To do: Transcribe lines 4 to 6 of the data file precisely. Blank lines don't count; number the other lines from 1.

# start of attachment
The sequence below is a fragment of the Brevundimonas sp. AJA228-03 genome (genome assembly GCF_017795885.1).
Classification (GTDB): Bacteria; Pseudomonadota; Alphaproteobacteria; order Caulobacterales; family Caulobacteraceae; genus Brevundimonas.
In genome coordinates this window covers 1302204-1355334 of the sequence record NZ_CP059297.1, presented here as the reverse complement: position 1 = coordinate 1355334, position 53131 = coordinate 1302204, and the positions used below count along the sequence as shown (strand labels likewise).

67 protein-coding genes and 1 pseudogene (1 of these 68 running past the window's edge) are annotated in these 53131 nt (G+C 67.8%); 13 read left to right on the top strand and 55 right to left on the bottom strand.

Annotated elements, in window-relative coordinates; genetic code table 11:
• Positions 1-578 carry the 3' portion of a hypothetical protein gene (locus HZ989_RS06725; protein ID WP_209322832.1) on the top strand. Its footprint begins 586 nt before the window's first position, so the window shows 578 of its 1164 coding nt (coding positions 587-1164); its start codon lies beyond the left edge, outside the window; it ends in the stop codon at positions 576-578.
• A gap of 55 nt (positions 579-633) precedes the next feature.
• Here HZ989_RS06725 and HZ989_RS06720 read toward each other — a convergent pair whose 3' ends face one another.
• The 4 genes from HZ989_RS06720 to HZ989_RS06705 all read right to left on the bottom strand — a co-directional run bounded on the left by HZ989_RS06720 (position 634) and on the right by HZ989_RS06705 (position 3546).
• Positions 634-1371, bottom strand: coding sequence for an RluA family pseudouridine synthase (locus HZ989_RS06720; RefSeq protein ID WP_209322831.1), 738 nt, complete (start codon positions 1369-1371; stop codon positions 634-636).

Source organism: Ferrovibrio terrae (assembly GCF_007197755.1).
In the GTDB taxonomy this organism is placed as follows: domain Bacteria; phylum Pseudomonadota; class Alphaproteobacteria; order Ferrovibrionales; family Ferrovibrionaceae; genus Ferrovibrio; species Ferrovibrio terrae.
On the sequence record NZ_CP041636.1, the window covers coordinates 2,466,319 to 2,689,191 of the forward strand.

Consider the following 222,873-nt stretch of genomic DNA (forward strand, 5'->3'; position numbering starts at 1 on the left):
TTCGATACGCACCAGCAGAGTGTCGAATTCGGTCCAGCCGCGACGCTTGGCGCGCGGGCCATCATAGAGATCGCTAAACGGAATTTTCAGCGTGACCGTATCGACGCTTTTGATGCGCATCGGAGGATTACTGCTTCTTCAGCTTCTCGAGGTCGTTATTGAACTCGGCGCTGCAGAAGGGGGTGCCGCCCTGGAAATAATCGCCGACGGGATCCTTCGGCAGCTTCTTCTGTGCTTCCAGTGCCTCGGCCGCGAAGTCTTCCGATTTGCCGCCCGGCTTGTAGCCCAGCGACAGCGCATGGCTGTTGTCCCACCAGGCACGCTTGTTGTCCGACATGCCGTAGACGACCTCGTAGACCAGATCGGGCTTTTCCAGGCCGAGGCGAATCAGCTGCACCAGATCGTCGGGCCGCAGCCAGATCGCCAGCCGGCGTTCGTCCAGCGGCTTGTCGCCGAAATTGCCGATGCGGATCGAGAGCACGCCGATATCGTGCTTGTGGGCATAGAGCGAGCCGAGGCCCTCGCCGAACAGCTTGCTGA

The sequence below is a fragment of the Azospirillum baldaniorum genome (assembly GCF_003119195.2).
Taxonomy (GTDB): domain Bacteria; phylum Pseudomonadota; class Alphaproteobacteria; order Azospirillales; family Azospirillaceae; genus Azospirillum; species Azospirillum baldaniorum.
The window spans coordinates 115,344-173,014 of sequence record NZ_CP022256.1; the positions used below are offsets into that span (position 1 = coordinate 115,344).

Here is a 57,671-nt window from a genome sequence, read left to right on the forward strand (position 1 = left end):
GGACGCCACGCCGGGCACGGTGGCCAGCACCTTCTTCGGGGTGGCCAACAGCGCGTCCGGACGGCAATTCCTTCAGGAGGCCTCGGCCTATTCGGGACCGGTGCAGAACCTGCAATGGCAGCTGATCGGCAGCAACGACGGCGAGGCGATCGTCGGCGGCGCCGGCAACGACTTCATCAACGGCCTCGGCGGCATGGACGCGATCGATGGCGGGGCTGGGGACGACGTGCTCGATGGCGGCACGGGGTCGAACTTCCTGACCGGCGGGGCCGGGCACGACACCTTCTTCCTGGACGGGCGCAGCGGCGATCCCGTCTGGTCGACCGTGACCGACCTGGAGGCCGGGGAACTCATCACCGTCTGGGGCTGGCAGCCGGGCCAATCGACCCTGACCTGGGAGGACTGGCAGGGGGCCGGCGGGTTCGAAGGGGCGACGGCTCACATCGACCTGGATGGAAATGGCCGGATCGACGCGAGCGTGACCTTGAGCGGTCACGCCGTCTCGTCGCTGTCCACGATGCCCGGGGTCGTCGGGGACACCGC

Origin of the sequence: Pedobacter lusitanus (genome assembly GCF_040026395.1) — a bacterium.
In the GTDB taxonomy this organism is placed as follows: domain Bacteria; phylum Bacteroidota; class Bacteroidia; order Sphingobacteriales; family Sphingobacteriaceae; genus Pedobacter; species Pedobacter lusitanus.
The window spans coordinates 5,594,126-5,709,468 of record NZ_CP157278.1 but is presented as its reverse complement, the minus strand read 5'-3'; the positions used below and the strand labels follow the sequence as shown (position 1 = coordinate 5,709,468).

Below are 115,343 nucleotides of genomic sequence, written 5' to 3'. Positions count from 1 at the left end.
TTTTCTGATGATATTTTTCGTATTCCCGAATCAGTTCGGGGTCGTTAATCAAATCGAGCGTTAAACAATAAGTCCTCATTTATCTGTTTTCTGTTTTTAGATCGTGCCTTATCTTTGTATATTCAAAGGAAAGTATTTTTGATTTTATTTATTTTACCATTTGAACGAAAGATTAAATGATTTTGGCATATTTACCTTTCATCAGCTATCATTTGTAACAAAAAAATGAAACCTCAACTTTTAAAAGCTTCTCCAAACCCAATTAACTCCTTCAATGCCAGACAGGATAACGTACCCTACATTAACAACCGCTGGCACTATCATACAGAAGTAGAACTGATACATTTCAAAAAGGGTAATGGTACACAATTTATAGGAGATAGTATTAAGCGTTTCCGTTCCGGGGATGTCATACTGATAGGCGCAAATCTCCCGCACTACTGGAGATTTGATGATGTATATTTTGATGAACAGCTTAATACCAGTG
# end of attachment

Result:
67 protein-coding genes and 1 pseudogene (1 of these 68 running past the window's edge) are annotated in these 53131 nt (G+C 67.8%); 13 read left to right on the top strand and 55 right to left on the bottom strand.

Annotated elements, in window-relative coordinates; genetic code table 11:
• Positions 1-578 carry the 3' portion of a hypothetical protein gene (locus HZ989_RS06725; protein ID WP_209322832.1) on the top strand. Its footprint begins 586 nt before the window's first position, so the window shows 578 of its 1164 coding nt (coding positions 587-1164); its start codon lies beyond the left edge, outside the window; it ends in the stop codon at positions 576-578.